We then walked to the Church of Our Lady. Its tower, at 115.6 metres (379 ft) in height, remains the tallest structure in the city and the third tallest brickwork tower in the world. The interior demonstrates the heavily ornamented Baroque style in the side aisles and chancel. The church was quite charming.

Finally, we passed the Saint-Salvator Cathedral, which is the cathedral of Bruges, Flanders, in present-day Belgium. The cathedral is dedicated to Saint-Donatius of Reims and the Verrezen Zaligmaker.

After finishing our tour of the city, we proceeded to our destination for the night in France. We had booked a 2-bedroom apartment in Nœux-les-Mines, which was just a little further from the Belgium-France border.

Day 2 – 29 July 2022

We got ready and left early and reached Paris by 11:45 am. Paris is the capital and most populous city of France. Since the 17th century, Paris has been one of the principal hubs for science, trade, fashion, diplomacy, and gastronomy. It earned the moniker “the City of Light” in the nineteenth century due to its prominence in the arts and sciences and its extremely early implementation of a street lighting system. The city is so pretty that we couldn’t stop clicking pictures on the way to our destinations.

We could see the Eiffel Tower from afar. We also saw the Arc de Triomphe on the way to our first stop. The Arc de Triomphe is one of the most famous monuments in Paris, standing at the western end of the Champs-Élysées. The Arc de Triomphe honours those who fought and died for France in the French Revolutionary and Napoleonic Wars, with the names of all French victories and generals inscribed on its inner and outer surfaces. Beneath its vault lies the Tomb of the Unknown Soldier from World War I.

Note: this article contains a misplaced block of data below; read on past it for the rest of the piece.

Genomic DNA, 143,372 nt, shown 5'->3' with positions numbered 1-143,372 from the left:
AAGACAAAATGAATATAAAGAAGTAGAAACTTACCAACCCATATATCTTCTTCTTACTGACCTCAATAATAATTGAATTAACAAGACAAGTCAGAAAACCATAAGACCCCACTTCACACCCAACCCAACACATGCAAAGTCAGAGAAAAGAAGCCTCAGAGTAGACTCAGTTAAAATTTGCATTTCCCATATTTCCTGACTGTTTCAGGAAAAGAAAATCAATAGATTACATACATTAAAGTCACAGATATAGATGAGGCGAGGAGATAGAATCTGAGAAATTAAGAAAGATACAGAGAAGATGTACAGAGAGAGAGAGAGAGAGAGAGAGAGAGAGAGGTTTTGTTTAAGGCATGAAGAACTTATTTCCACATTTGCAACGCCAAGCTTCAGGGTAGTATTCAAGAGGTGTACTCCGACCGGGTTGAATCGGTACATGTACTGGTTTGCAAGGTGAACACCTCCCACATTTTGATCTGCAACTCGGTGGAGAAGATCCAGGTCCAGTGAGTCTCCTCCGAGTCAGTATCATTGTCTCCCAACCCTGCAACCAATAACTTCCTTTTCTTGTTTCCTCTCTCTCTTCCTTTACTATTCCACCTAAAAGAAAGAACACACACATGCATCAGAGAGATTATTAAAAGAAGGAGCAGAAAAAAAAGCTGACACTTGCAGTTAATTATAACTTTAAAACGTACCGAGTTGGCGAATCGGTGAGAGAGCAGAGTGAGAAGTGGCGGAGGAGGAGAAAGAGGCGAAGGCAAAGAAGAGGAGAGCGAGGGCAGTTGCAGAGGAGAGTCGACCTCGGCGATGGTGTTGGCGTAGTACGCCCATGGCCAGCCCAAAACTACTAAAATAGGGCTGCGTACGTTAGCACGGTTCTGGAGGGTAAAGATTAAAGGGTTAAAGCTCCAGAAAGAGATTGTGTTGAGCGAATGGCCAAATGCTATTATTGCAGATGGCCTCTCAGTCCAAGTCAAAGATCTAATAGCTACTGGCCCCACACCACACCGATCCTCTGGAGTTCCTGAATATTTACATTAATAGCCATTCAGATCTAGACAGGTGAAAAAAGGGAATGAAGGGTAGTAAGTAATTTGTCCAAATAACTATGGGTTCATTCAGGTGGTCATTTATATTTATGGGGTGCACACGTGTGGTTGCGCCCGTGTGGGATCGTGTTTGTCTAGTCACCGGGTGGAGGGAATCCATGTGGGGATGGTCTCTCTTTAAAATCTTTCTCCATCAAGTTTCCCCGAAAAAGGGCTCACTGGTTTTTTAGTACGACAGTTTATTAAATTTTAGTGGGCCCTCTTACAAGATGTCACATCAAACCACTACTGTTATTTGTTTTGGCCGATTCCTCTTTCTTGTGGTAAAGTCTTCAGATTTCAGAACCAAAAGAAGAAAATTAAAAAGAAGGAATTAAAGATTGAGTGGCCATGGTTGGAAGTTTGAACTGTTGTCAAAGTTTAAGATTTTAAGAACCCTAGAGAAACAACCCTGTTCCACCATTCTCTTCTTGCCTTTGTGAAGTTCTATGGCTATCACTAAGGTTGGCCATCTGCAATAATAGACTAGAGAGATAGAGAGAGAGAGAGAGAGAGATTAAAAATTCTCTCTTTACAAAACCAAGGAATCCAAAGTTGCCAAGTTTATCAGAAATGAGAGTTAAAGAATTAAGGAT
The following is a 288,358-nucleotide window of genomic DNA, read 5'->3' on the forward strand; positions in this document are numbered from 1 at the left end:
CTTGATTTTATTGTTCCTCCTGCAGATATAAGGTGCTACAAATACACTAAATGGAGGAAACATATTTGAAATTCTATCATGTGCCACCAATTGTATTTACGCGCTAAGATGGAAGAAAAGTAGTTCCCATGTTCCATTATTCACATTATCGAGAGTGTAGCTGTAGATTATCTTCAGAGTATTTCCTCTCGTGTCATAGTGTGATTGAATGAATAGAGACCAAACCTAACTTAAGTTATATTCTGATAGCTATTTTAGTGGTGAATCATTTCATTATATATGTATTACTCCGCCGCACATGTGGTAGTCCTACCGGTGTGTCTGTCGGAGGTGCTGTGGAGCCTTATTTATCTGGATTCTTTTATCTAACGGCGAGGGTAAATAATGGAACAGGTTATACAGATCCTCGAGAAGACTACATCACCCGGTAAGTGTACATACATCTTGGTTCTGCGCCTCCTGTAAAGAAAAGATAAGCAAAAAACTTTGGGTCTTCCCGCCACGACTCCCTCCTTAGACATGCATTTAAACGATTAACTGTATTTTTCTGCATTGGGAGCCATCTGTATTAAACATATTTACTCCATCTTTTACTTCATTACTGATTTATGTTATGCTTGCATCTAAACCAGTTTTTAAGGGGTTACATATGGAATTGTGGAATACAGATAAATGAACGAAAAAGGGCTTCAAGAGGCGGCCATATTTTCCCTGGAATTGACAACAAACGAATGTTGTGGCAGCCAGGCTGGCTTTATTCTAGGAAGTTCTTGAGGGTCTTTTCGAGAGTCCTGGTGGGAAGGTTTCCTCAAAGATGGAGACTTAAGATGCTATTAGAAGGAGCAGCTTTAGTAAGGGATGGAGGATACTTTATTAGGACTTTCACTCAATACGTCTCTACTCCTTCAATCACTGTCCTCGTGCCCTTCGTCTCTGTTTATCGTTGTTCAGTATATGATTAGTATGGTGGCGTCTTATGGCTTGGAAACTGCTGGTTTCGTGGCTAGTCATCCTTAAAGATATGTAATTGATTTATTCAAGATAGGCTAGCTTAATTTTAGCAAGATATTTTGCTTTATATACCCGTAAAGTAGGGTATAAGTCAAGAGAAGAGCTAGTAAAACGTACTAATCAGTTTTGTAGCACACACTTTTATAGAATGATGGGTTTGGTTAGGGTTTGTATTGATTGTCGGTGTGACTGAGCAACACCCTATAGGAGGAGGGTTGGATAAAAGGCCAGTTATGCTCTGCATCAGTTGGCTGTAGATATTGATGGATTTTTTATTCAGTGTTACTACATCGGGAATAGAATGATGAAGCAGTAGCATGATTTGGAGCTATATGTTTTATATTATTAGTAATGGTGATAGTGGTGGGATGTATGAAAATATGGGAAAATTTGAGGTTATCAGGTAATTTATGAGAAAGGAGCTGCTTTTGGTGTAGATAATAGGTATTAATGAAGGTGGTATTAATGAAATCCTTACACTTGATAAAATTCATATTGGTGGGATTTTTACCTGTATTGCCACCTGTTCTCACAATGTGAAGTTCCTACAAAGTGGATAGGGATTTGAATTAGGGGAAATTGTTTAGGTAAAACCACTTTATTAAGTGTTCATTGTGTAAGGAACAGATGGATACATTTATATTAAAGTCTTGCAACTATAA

Rishi had already booked a parking spot for 3 days in central Paris. We parked our car and then walked to the Eiffel Tower. The Eiffel Tower is a wrought iron lattice tower on the Champ de Mars in Paris. It is named after the engineer Gustave Eiffel, whose company designed and built the tower. The tower is 330 metres (1,083 ft) tall, about the same height as an 81-storey building and the tallest structure in Paris. Its base is square, measuring 125 metres (410 ft) on each side. It is a spectacular wonder, and seeing it for the first time was incredible. We sat under a tree in the Champ de Mars and soaked in the view. We had brought Litti from home for our journey, and we ate it there. It was a little moment of Biharis in Paris!

After lunch, Nupur and I decided to explore the area and maybe go to the first level of the Eiffel Tower. The tower has three levels for visitors, with restaurants on the first and second levels. The top level’s upper platform is 276 m (906 ft) above the ground – the highest observation deck accessible to the public in the European Union. Tickets can be purchased to ascend by stairs or lift to the first and second levels. The climb from ground level to the first level is over 300 steps, as is the climb from the first level to the second, making the entire ascent a 600-step climb. Although there is a staircase to the top level, it is usually accessible only by lift. The line for the lift was huge, but the stair line was way smaller in comparison. So we joined the line for the stairs but later left it because I was not sure if I would be able to climb that much and have the energy to visit other places that day. We clicked pictures under the Eiffel and left.